Af Ursin: Trois Mémoires Discrètes – LP
La Scie Dorée, Scie 912, Belgium 2012
Edition of 400 copies.
Second edition of 300 copies, April 2022
Three introspective instrumental (English horn, flute, percussion, double bass, Hammond organ) compositions performed, recorded and mixed by Timo van Luijk during 2010-2012 at Kulta Saha.
In memory of Hugo Billens, Anja Hiilesmaa, Dirk de Hollander, Ger Boeske, Ourgon and Tosca
AF URSIN : Trois Mémoires Discrètes
Another fantastic Af Ursin release. Af Ursin is Timo van Luijk’s solo project. The first piece, Sylphide, is a side-long wonder. Long drawn out brass tones with some other accompaniment. I could listen to this music all day. The closest parallel I can think of is Davide Mosconi’s divine LP of foghorn recordings. But Sylphide has a bit more of a musical element. This will be my go-to last side of the night for my (rare these days) late night Salons. The second side features two tracks: the first, Taciturne, has low end whooshes and flute. The flute is one of my least favourite instruments, although it is in the second tier of LFI, along with the acoustic guitar, far behind the supreme instruments of torture: the harmonica and banjo. At any rate, the flute works well with this one and it perfectly sets up the last piece. Elegie is an aptly titled track that sort of fumbles its way. This fumbling only makes the music sadder and more profound. Trois Memoires Discrètes is a superb LP. Fans of IFCO and Andrew Chalk cannot possibly not enjoy this. Beautiful cover and funny 3″ labels. Ho-Ho! Excellent! (Scott Foust, Swill Radio)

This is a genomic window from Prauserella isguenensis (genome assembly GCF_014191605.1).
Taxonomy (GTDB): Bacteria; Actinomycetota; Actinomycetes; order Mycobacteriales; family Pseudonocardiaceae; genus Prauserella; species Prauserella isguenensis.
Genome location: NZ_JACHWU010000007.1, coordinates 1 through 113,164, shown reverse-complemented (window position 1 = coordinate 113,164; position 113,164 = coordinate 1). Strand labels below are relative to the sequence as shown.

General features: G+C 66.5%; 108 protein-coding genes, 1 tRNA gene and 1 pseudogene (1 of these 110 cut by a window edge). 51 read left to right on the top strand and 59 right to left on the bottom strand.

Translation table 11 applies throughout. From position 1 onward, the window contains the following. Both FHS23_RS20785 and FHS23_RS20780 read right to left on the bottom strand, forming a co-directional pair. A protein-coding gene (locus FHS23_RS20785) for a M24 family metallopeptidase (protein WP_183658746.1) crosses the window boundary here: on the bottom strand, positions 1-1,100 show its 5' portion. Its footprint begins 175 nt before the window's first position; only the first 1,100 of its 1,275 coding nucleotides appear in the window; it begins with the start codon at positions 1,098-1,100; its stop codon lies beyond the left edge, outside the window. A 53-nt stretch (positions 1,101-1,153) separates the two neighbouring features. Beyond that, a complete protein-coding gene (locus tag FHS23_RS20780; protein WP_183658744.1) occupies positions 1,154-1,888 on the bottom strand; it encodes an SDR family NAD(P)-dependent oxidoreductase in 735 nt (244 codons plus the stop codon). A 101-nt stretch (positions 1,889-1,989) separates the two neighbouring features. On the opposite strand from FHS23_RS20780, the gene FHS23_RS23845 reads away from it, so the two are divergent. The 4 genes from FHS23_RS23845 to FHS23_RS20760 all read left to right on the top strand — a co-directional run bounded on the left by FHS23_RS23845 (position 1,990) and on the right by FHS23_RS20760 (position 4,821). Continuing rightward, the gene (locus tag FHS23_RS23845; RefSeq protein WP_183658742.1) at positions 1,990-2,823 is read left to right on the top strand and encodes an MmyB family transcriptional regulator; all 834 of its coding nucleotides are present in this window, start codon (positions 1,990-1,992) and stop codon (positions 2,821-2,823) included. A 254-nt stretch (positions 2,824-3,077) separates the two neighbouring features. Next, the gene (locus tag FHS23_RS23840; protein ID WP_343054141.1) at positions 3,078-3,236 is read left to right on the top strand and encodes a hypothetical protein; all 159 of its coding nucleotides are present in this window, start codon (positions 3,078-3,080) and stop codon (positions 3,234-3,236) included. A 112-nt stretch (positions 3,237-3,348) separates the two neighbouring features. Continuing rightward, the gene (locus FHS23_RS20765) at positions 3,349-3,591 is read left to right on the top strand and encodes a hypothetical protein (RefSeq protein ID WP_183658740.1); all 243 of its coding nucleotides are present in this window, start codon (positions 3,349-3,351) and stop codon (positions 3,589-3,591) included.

Beautifully packaged new work from long-term Andrew Chalk and Christoph Heemann collaborator Timo Van Luijk aka Af Ursin in a self-released edition of 400 copies: like Mirror and Andrew Chalk, Af Ursin’s music is filmic and possessed of ghostly narrative strains. Here Timo uses English horn, flute, percussion, double bass and Hammond organ to animate spectral landscapes that feel like the revenant spirit of old mist-shrouded Europa. English horn rises from a drifting drone, plotting great, melancholy arcs through the air, echoed in the distance by calls further in, suggesting aspects of Ingram Marshall’s scores for San Francisco fog horns and even the kind of hallucinatory Alpine jazz/psych of Miles Davis circa Big Fun. Indeed, the avant classical/jazz stylings also give the nod to John Tchicai’s Cadentia Nova Danica big band work and even Arvo Part. This is striking, hallucinatory improvised soundtrack work with alla the majestic power of the most transportive widescreen psych. Highly recommended. (David Keenan, Volcanic Tongue)